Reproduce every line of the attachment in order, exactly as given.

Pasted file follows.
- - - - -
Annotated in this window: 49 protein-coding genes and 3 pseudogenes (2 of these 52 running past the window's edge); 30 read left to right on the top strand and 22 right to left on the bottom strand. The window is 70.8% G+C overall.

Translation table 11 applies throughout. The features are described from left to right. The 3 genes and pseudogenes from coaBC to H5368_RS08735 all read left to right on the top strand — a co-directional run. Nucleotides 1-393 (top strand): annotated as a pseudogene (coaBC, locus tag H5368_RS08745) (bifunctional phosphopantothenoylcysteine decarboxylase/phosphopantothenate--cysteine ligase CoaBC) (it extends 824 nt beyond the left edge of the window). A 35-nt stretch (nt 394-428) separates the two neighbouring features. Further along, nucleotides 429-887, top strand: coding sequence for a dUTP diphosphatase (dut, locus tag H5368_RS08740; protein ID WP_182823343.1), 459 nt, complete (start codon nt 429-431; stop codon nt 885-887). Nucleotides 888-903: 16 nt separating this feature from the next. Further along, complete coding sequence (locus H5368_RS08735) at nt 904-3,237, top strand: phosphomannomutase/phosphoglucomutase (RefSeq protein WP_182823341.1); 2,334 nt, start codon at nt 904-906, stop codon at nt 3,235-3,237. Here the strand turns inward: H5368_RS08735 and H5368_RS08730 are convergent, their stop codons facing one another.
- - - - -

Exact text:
Annotated in this window: 49 protein-coding genes and 3 pseudogenes (2 of these 52 running past the window's edge); 30 read left to right on the top strand and 22 right to left on the bottom strand. The window is 70.8% G+C overall.

Translation table 11 applies throughout. The features are described from left to right. The 3 genes and pseudogenes from coaBC to H5368_RS08735 all read left to right on the top strand — a co-directional run. Nucleotides 1-393 (top strand): annotated as a pseudogene (coaBC, locus tag H5368_RS08745) (bifunctional phosphopantothenoylcysteine decarboxylase/phosphopantothenate--cysteine ligase CoaBC) (it extends 824 nt beyond the left edge of the window). A 35-nt stretch (nt 394-428) separates the two neighbouring features. Further along, nucleotides 429-887, top strand: coding sequence for a dUTP diphosphatase (dut, locus tag H5368_RS08740; protein ID WP_182823343.1), 459 nt, complete (start codon nt 429-431; stop codon nt 885-887). Nucleotides 888-903: 16 nt separating this feature from the next. Further along, complete coding sequence (locus H5368_RS08735) at nt 904-3,237, top strand: phosphomannomutase/phosphoglucomutase (RefSeq protein WP_182823341.1); 2,334 nt, start codon at nt 904-906, stop codon at nt 3,235-3,237. Here the strand turns inward: H5368_RS08735 and H5368_RS08730 are convergent, their stop codons facing one another.